Reversion to the mean, regression to the mean – is there a difference and who cares? Not everyone agrees that there is a difference – “reversion to the mean, also called regression to the mean” is a phrase frequently found on the internet.
The answer is that there are two different concepts involved and that people get the two mixed and commit serious errors as a result. So everyone who uses the concepts should care.
The reason is that one concept is a law, one a model. If you apply a model thinking that it is a law then you can go wrong. And if you don’t think that the law applies to you when it does then you can also go wrong.
Regression to the mean (more correctly called regression towards the mean) is the law. It has a strict statistical definition in terms of conditional expectations and is easily defined. Interestingly, Francis Galton introduced the term in the 19th century but first he called it reversion before calling it regression. He also called it “regression to mediocrity” but he was referring to the mean. Regression is only a law in probability but still a law nevertheless.
Reversion to the mean is usually defined more loosely but we can tighten it up by defining it to be any tendency to move towards the mean that is not due to regression. So what remains now is to define regression and to illustrate the concepts.
Galton noticed that the offspring of sweet-peas tended to revert to the mean size when measuring the diameters of the seeds. Large seeds had offspring that tended to be smaller and small seeds had offspring that tended to be larger. These are for purely statistical reasons and that is the essence of regression. The statistical effect can be quantified and thus regression is a statistical law.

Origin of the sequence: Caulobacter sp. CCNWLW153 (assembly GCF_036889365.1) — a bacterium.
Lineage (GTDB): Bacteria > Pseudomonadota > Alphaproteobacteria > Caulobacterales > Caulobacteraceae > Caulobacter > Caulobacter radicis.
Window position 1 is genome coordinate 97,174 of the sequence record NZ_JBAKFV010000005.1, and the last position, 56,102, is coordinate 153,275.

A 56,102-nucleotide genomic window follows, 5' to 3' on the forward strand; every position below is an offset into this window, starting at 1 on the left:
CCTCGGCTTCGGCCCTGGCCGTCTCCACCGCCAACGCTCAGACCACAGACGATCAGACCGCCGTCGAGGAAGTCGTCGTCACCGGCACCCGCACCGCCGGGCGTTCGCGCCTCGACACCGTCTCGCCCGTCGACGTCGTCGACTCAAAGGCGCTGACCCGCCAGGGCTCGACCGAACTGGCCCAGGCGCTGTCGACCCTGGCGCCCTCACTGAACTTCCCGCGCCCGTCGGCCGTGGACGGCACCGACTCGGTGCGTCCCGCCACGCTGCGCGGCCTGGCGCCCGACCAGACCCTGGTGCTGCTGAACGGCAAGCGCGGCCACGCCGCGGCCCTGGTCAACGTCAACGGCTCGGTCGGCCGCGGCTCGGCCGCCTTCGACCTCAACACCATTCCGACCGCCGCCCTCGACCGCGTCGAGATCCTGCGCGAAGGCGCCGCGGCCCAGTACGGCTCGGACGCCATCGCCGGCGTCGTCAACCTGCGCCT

Here is an example. In this distribution suppose you sample a point and it falls where the red region and the yellow region meet. If you sample another point is it more likely to be closer to the mean (yellow region) or further from the mean (red region)? Obviously it is more likely to be closer to the mean because there is more probability there. That is regression to the mean. It says that probabilistically extreme values are more likely to be followed by probabilistically less extreme values.
Mathematically this is expressed as
which says that on average the new value will fall between the mean and the old value.
Reversion to the mean says that extreme values are more likely to be followed by less extreme values. Note that the word probabilistically has been removed. Reversion is not about probabilistic extremes. Because of this it is not a law. It is a model. Unfortunately it seems that people regard it as a law. They say “what goes up must come down” therefore reversion to the mean must occur. There is no such law (it’s not even true for gravity).